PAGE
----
Inspectors are out in force to ensure you’re getting every gram you’re paying for.
The heat is on … the Christmas ham.
Are you getting what you’re paying for? Are you sure that the weight on the packaging is the actual weight?
With news this week that Christmas ham inspectors are out in force to ensure manufacturers and shop owners are not telling porky pies at the register, you can rest a little easier.
Fun aside, the federal government is aiming to ensure that Australian families are getting every gram they are paying for. Inspectors from the National Measurement Institute (NMI) are quietly auditing businesses across the country to ensure they’re complying with trade measurement law.
Industry, Science and Technology Minister Karen Andrews says Australians should be able to feel confident that they’re not getting ripped off for Christmas lunch.
“Every dollar counts, particularly around Christmas time, so our inspectors will be looking closely at sales of seasonal goods such as hams and prawns to ensure Australians aren’t ripped off by scrooges using dodgy scales or weights,” she said.
“The national audit will include a focus on businesses previously found to be in breach of trade measurement law, to ensure they’ve taken appropriate actions and are once again doing the right thing.”
Inspectors carry out their checks covertly, making purchases then identifying themselves and cross-checking that both the product and the scales meet trading rules, such as properly accounting for the weight of packaging materials when selling over the counter.
The department says scales will be checked to confirm that they’re fit for trade use and measuring accurately, and packaged goods will be checked to ensure they contain the amount of product claimed.
Businesses found to be breaking the rules could be fined more than $1000 per offence.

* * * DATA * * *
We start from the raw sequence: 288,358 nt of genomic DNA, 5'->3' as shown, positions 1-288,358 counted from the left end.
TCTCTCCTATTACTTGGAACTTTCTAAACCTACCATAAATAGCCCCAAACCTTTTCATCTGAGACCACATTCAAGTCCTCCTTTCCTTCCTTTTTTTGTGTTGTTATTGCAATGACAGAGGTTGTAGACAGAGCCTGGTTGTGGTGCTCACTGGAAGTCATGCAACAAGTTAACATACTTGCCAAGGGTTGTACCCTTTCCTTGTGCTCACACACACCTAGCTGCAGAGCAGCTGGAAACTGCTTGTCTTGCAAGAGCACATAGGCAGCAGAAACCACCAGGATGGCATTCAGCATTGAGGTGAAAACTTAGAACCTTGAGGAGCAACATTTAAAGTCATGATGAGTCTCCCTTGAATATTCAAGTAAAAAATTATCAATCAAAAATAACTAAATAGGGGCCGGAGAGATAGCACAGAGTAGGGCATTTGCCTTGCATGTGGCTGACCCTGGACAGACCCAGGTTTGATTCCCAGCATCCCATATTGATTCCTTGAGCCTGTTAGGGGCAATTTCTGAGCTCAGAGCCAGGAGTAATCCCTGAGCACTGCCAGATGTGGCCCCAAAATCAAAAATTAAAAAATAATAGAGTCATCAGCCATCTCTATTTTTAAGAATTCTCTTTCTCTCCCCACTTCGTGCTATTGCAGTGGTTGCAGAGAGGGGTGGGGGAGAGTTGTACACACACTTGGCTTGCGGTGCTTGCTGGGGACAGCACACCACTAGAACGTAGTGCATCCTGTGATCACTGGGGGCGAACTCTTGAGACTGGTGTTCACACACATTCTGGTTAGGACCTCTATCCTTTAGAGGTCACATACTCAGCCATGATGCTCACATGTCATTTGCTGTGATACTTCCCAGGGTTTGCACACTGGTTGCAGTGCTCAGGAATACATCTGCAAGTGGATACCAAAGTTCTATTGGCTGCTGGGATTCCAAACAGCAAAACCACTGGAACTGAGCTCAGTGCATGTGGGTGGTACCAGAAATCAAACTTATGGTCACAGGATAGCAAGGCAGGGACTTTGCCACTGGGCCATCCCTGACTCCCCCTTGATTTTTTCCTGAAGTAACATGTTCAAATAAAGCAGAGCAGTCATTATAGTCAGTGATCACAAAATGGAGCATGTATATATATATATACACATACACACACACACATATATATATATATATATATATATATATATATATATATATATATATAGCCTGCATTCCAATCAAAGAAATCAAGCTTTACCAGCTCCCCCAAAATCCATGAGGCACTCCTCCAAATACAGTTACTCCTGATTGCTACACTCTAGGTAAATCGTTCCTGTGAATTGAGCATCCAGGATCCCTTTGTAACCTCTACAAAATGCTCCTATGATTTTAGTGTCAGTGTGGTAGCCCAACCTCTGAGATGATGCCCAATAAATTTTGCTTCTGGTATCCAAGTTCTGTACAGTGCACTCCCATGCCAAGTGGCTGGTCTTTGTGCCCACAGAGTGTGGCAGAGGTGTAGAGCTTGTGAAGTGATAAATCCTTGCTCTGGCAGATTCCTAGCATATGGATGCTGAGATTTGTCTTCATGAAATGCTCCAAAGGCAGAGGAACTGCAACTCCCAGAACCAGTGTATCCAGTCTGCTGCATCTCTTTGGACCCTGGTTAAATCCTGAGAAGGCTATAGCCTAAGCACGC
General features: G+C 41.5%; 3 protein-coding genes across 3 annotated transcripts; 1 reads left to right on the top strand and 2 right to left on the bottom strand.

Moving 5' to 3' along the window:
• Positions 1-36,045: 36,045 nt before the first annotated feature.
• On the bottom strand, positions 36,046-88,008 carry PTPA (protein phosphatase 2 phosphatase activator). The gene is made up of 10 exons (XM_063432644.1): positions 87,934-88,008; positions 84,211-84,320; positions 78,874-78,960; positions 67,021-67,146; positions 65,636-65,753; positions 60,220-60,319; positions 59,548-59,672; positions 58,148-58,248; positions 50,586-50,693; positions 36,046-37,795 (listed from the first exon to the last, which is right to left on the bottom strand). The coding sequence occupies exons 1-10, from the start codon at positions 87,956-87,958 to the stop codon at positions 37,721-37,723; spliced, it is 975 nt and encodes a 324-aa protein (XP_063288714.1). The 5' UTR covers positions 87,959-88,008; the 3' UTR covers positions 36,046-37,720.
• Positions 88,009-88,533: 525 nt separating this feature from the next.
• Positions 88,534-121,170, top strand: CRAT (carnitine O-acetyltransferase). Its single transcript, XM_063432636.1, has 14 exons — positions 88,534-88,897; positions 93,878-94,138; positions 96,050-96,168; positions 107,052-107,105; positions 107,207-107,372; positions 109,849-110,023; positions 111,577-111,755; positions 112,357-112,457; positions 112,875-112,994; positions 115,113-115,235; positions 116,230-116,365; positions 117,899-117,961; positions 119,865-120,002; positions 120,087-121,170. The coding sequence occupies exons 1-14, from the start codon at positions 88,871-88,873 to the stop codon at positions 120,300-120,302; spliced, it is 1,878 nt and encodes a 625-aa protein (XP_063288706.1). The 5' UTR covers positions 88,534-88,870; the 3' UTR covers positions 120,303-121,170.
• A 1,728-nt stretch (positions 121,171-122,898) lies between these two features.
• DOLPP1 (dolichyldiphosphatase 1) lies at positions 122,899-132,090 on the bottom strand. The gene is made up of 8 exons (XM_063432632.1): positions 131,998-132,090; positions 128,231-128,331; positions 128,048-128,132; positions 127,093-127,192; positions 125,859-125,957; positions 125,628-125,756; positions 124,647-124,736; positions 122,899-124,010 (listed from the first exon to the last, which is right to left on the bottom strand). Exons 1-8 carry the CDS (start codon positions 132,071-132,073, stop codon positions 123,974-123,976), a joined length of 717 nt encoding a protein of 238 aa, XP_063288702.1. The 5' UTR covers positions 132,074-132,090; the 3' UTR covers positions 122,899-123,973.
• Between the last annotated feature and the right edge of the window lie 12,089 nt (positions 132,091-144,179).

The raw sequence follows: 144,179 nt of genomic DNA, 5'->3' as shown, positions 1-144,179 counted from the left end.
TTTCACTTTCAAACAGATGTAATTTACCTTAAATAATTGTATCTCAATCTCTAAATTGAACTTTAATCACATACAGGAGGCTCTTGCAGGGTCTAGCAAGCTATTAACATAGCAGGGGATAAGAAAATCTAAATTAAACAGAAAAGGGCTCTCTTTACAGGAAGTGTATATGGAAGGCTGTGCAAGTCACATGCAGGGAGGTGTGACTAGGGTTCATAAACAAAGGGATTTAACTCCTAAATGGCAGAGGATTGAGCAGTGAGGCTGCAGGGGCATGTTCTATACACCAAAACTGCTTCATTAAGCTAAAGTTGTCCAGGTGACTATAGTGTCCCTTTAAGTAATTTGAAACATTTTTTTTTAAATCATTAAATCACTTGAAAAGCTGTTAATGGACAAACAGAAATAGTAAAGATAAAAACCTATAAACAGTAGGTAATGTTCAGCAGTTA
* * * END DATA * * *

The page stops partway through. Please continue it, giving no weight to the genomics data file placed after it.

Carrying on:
For more information or to report a suspected breach of the rules, contact the national trade measurement helpline on 1300 686 664 or email@example.com.
In other shopping news, the Australian Competition and Consumer Commission (ACCC) says Australians have already lost more money to online shopping scams in 2019 than in the entire previous year, and Scamwatch is warning people to be cautious of such scams in the lead up to the holiday season.
So far in 2019, reported losses from online shopping scams are more than $4 million, compared with the total sum in 2018 of $3.28 million.
“Scammers often try to take advantage of people doing their Christmas shopping, including in the upcoming Black Friday and Cyber Monday sales,” said ACCC deputy chair Delia Rickard.
“Reported losses have tripled over the past three years and it is concerning that losses from this year are already so high.”
Two common online shopping scams are:
Fake websites/stores. Scammers set up fake online stores, on websites or social media, which can look like genuine online retailers. Many offer luxury items at very low prices but you may receive a fake item or nothing at all.
Fake sellers. Scammers may pose as genuine sellers on classifieds websites. They may claim that they are travelling and an agent will deliver the goods once you have paid, but you won’t receive the goods and will be unable to contact the seller.
Ms Rickard said that some of the most commonly reported products scammers are attempting to sell this year were shoes, smartphones and tickets to events, with losses from these items already exceeding $500,000.
“Warning signs for online shopping scams include extremely low advertised prices and requests to pay through direct bank transfer or cryptocurrency,” she said.
“We encourage everyone to do their research before making an online purchase and if purchasing expensive goods, not to make payment until they have inspected the product.”
She asks everyone to spread the word and help protect vulnerable consumers.
Further information about scams is available at scamwatch.gov.au.
Are you super vigilant when shopping online in the lead-up to Christmas?
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